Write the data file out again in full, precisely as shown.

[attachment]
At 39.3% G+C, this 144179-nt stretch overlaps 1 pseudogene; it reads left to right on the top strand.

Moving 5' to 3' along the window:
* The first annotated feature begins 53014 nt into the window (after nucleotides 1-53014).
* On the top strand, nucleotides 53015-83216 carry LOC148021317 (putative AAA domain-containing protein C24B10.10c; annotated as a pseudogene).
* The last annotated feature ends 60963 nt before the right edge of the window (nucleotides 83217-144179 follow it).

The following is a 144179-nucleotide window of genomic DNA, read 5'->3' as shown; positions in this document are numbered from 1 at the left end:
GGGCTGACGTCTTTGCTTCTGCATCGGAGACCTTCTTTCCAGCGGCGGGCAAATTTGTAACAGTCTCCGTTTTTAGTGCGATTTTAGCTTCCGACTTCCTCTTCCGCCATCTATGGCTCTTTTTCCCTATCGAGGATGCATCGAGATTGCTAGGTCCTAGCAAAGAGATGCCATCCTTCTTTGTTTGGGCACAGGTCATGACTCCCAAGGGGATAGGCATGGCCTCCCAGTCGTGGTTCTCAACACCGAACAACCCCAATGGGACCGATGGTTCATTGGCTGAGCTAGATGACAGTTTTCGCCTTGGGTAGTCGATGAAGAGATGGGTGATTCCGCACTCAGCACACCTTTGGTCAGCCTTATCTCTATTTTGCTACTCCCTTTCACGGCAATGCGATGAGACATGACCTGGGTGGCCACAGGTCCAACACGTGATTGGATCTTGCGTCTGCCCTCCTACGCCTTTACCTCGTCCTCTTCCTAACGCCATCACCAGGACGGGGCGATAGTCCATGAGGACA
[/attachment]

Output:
At 39.3% G+C, this 144179-nt stretch overlaps 1 pseudogene; it reads left to right on the top strand.

Moving 5' to 3' along the window:
* The first annotated feature begins 53014 nt into the window (after nucleotides 1-53014).
* On the top strand, nucleotides 53015-83216 carry LOC148021317 (putative AAA domain-containing protein C24B10.10c; annotated as a pseudogene).
* The last annotated feature ends 60963 nt before the right edge of the window (nucleotides 83217-144179 follow it).

The following is a 144179-nucleotide window of genomic DNA, read 5'->3' as shown; positions in this document are numbered from 1 at the left end:
GGGCTGACGTCTTTGCTTCTGCATCGGAGACCTTCTTTCCAGCGGCGGGCAAATTTGTAACAGTCTCCGTTTTTAGTGCGATTTTAGCTTCCGACTTCCTCTTCCGCCATCTATGGCTCTTTTTCCCTATCGAGGATGCATCGAGATTGCTAGGTCCTAGCAAAGAGATGCCATCCTTCTTTGTTTGGGCACAGGTCATGACTCCCAAGGGGATAGGCATGGCCTCCCAGTCGTGGTTCTCAACACCGAACAACCCCAATGGGACCGATGGTTCATTGGCTGAGCTAGATGACAGTTTTCGCCTTGGGTAGTCGATGAAGAGATGGGTGATTCCGCACTCAGCACACCTTTGGTCAGCCTTATCTCTATTTTGCTACTCCCTTTCACGGCAATGCGATGAGACATGACCTGGGTGGCCACAGGTCCAACACGTGATTGGATCTTGCGTCTGCCCTCCTACGCCTTTACCTCGTCCTCTTCCTAACGCCATCACCAGGACGGGGCGATAGTCCATGAGGACA